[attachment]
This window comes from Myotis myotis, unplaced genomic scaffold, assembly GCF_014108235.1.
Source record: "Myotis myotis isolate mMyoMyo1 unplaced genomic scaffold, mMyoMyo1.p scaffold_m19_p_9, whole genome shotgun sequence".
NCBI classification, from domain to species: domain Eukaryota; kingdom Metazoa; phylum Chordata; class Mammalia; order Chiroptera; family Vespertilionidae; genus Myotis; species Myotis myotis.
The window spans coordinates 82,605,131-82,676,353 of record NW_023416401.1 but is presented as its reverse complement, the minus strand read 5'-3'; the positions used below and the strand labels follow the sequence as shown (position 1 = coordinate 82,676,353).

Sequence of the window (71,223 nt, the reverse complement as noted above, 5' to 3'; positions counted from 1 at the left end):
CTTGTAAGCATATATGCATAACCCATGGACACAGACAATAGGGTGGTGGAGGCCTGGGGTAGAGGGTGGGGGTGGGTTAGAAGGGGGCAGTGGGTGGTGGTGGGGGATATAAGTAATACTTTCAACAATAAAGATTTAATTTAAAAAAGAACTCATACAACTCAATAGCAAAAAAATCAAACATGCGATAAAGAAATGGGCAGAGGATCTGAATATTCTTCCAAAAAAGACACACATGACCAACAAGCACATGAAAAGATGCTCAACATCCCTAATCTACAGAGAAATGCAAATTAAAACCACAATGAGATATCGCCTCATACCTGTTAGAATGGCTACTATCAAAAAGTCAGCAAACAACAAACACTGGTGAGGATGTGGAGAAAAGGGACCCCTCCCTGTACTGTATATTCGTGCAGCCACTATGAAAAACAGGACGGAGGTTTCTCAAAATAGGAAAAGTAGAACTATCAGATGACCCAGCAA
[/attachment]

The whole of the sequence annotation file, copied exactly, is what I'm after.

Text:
This window comes from Myotis myotis, unplaced genomic scaffold, assembly GCF_014108235.1.
Source record: "Myotis myotis isolate mMyoMyo1 unplaced genomic scaffold, mMyoMyo1.p scaffold_m19_p_9, whole genome shotgun sequence".
NCBI classification, from domain to species: domain Eukaryota; kingdom Metazoa; phylum Chordata; class Mammalia; order Chiroptera; family Vespertilionidae; genus Myotis; species Myotis myotis.
The window spans coordinates 82,605,131-82,676,353 of record NW_023416401.1 but is presented as its reverse complement, the minus strand read 5'-3'; the positions used below and the strand labels follow the sequence as shown (position 1 = coordinate 82,676,353).

Sequence of the window (71,223 nt, the reverse complement as noted above, 5' to 3'; positions counted from 1 at the left end):
CTTGTAAGCATATATGCATAACCCATGGACACAGACAATAGGGTGGTGGAGGCCTGGGGTAGAGGGTGGGGGTGGGTTAGAAGGGGGCAGTGGGTGGTGGTGGGGGATATAAGTAATACTTTCAACAATAAAGATTTAATTTAAAAAAGAACTCATACAACTCAATAGCAAAAAAATCAAACATGCGATAAAGAAATGGGCAGAGGATCTGAATATTCTTCCAAAAAAGACACACATGACCAACAAGCACATGAAAAGATGCTCAACATCCCTAATCTACAGAGAAATGCAAATTAAAACCACAATGAGATATCGCCTCATACCTGTTAGAATGGCTACTATCAAAAAGTCAGCAAACAACAAACACTGGTGAGGATGTGGAGAAAAGGGACCCCTCCCTGTACTGTATATTCGTGCAGCCACTATGAAAAACAGGACGGAGGTTTCTCAAAATAGGAAAAGTAGAACTATCAGATGACCCAGCAA